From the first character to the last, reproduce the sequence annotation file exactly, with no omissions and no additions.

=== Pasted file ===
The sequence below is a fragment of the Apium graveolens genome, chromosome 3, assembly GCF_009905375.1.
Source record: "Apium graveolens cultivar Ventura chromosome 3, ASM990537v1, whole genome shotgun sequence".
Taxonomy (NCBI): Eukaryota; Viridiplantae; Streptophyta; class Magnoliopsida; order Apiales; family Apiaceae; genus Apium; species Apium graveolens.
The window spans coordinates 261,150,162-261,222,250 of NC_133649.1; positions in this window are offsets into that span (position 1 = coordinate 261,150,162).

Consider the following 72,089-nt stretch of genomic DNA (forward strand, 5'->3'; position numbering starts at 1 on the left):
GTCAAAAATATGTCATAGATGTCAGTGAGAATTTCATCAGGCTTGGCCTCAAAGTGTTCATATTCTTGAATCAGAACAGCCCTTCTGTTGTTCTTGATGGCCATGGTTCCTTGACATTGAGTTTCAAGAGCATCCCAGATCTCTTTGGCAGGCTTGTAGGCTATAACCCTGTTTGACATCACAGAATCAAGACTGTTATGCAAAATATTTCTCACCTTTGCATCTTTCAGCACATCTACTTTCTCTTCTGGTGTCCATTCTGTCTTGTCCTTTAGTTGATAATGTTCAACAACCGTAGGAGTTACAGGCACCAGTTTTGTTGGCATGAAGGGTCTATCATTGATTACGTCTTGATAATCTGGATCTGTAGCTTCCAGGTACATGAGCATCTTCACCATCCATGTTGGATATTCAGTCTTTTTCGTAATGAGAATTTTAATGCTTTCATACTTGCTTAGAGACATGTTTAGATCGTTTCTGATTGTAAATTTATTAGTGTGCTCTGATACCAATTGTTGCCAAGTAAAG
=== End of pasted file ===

The sequence below is a fragment of the Apium graveolens genome, chromosome 3, assembly GCF_009905375.1.
Source record: "Apium graveolens cultivar Ventura chromosome 3, ASM990537v1, whole genome shotgun sequence".
Taxonomy (NCBI): Eukaryota; Viridiplantae; Streptophyta; class Magnoliopsida; order Apiales; family Apiaceae; genus Apium; species Apium graveolens.
The window spans coordinates 261,150,162-261,222,250 of NC_133649.1; positions in this window are offsets into that span (position 1 = coordinate 261,150,162).

Consider the following 72,089-nt stretch of genomic DNA (forward strand, 5'->3'; position numbering starts at 1 on the left):
GTCAAAAATATGTCATAGATGTCAGTGAGAATTTCATCAGGCTTGGCCTCAAAGTGTTCATATTCTTGAATCAGAACAGCCCTTCTGTTGTTCTTGATGGCCATGGTTCCTTGACATTGAGTTTCAAGAGCATCCCAGATCTCTTTGGCAGGCTTGTAGGCTATAACCCTGTTTGACATCACAGAATCAAGACTGTTATGCAAAATATTTCTCACCTTTGCATCTTTCAGCACATCTACTTTCTCTTCTGGTGTCCATTCTGTCTTGTCCTTTAGTTGATAATGTTCAACAACCGTAGGAGTTACAGGCACCAGTTTTGTTGGCATGAAGGGTCTATCATTGATTACGTCTTGATAATCTGGATCTGTAGCTTCCAGGTACATGAGCATCTTCACCATCCATGTTGGATATTCAGTCTTTTTCGTAATGAGAATTTTAATGCTTTCATACTTGCTTAGAGACATGTTTAGATCGTTTCTGATTGTAAATTTATTAGTGTGCTCTGATACCAATTGTTGCCAAGTAAAG